Mine uses what I think of as "poor man's two factor" (which, for a big bank, is a pretty poor excuse). If you log in and do not have an appropriate cookie in the browser, they want to e-mail you an unlock code, that you then type into the website to get the cookie. It's better than using only username+password, but not much better, since most e-mail accounts can be read from anywhere on the Internet if you have the credentials. As far as I know, there's no way to list the currently outstanding cookies, so if someone sneaks a peak at my e-mail account, then deletes the unlock code e-mail before I see it, there's no way to know. Nor can I invalidate all outstanding cookies (except possibly by changing my account password, but if I do that, then the old cookies don't matter anyway). If I recall correctly, they have a "You last visited" thing at sign-in, but last I looked, it was broken and always tells me "You last visited $right_now." All that comes back to "You must use an e-mail account that is absolutely secure against everyone who might want to access any of your accounts anywhere."
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szatox
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PostPosted: Sun Jan 14, 2018 5:35 pm    Post subject: Reply with quote

Quote:
Don't your banks use one time passwords or two factor authentication?
They surely do when it comes to ordering transfers. You can still access all information known to the bank, without entering OTP.
Account balance, payments history, credit card limits, home address etc. Not necessarily things I want to share with strangers. If it wasn't the case, why shouldn't we make all such records public? We're honest people, so we have nothing to worry about, right?
Stealing a mobile phone to which they text you OTP or a code book (yes, code books are still in use as well) is not exactly a feat of strength or something. Not to mention more direct methods of "persuasion" https://www.xkcd.com/538/

@Hu, good point on reset pasword feature. And yeah, answers to security questions are often easy to guess, because lying there would defeat their purpose, burdening you with yet another impossible to remember password.
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Tony0945
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PostPosted: Sun Jan 14, 2018 6:39 pm    Post subject: Reply with quote

Citibank never used anything other than the log-in password to transfer money which I can also do by telephone. I prefer to use my credit card (NOT debit) that a liability limit for unauthorized use, while a thief could drain your account with a debit card. Fidelity Investments used a two step procedure when I first established transfer to my bank account but not for subsequent transfers. I believe that I have to use the two steps again if I change the institution or the account number which makes sense. I don't recall how US Social security set up auto payments. I think I filled out a form in person at the local office. I know that's what I always did for paycheck autodeposit, including changes.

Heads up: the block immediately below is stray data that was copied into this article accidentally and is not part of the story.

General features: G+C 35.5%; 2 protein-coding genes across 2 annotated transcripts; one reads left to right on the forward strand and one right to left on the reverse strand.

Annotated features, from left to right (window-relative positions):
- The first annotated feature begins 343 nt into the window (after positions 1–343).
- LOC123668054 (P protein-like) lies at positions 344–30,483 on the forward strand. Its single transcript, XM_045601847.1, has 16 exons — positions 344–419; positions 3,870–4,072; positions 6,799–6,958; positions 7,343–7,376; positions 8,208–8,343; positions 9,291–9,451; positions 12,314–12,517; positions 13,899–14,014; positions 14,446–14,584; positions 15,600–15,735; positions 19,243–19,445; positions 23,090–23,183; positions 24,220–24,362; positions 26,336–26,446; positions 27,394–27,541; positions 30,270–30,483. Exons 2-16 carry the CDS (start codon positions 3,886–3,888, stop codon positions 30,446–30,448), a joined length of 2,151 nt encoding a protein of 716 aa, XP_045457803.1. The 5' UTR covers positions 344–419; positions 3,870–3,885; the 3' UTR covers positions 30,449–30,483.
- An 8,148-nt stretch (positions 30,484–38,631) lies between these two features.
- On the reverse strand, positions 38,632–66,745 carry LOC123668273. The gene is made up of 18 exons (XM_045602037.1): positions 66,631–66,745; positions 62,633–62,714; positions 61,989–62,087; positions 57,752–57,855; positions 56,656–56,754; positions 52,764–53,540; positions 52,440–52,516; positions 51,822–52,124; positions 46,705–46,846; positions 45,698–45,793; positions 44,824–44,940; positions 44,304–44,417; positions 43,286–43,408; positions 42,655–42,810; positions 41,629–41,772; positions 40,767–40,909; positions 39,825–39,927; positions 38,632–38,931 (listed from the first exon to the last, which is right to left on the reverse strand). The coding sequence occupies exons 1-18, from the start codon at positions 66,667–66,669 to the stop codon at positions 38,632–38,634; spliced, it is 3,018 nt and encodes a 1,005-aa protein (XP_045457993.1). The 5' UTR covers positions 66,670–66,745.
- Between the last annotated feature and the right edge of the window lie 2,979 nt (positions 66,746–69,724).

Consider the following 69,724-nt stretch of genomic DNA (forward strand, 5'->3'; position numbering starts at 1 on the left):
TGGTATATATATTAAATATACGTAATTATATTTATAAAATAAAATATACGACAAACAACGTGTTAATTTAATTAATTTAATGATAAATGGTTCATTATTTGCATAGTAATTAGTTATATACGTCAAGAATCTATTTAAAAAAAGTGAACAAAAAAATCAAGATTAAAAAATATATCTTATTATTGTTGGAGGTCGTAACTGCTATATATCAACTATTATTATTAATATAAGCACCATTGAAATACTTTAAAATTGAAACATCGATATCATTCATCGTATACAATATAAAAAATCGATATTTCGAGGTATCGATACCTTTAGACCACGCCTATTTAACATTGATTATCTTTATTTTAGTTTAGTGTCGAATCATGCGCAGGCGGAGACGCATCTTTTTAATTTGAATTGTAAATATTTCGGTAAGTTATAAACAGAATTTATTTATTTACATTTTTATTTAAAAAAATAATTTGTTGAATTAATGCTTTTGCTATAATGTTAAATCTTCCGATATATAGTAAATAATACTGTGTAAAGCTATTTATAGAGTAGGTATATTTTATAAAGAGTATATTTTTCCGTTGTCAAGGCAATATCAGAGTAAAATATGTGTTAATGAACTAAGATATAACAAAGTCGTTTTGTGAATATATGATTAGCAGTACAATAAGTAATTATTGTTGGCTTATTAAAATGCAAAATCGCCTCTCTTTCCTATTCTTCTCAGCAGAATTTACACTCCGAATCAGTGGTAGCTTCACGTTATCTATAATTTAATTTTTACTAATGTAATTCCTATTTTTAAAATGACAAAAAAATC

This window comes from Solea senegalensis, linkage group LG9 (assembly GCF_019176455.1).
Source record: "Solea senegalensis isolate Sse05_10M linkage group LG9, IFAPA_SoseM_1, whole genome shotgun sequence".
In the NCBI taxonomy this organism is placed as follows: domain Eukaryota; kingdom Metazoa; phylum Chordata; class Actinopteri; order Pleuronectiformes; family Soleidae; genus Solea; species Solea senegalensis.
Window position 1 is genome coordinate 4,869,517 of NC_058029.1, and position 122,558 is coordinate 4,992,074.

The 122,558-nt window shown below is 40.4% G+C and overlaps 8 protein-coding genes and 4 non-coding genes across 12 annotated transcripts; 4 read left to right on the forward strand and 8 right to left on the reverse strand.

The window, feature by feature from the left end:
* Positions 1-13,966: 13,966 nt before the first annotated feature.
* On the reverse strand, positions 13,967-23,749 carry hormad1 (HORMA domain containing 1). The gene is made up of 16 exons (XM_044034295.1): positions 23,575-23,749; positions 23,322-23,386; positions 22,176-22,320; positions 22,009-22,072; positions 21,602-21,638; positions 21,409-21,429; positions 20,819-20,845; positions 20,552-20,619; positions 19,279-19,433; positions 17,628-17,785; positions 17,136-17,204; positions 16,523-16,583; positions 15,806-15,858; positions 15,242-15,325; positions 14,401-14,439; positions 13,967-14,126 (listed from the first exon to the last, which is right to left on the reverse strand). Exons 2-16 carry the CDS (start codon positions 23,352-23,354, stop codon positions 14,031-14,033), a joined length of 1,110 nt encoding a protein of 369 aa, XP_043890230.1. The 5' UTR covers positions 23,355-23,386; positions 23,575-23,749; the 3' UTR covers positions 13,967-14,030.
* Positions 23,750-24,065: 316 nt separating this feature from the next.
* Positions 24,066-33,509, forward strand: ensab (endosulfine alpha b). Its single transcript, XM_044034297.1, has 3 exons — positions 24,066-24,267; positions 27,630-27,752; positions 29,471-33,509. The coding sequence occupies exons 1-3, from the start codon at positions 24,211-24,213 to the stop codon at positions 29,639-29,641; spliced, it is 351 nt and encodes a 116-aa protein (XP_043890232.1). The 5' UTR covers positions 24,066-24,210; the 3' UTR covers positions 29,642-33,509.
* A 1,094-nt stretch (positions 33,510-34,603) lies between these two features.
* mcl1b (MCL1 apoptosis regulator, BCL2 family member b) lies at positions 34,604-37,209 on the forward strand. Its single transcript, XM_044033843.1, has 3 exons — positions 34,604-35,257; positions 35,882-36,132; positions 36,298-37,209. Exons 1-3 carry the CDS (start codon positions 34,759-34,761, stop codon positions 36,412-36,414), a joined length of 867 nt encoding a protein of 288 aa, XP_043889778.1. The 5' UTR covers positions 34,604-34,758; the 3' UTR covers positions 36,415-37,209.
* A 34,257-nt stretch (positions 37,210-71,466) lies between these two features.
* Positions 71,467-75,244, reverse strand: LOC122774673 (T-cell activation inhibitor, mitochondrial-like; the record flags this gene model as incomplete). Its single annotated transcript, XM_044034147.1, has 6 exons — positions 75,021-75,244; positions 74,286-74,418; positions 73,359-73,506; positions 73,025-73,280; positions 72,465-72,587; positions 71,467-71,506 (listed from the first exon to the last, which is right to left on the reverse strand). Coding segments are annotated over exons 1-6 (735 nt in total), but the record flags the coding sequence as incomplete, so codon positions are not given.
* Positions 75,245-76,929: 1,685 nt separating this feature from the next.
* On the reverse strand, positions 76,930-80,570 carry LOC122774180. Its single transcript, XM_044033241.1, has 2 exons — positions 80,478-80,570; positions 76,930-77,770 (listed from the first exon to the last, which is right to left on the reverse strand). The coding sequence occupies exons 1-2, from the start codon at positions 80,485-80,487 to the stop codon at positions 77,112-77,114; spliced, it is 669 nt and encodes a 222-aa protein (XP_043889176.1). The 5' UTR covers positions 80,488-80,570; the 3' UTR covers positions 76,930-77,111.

Chase apparently uses the IP address because I have no trouble logging on from any computer on my LAN including the laptop, but would not let me log in from the laptop while traveling. "You have not used this computer to log in before." You would think they would use MAC address which can be changed but is pretty hard to guess.
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Hu
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PostPosted: Sun Jan 14, 2018 7:07 pm    Post subject: Reply with quote

Tony0945 wrote:
Chase apparently uses the IP address because I have no trouble logging on from any computer on my LAN including the laptop, but would not let me log in from the laptop while traveling. "You have not used this computer to log in before." You would think they would use MAC address which can be changed but is pretty hard to guess.
The public IP address is necessarily visible to them, so it is easy for them to record in their server-side cookie table. The MAC address is visible to native code, but as far as I know, Javascript doesn't let you read that, so there's no easy way for them to get the MAC address.
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Tony0945
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PostPosted: Sun Jan 14, 2018 9:49 pm    Post subject: Reply with quote

Good point, Hu. At least they try to pick up hackers.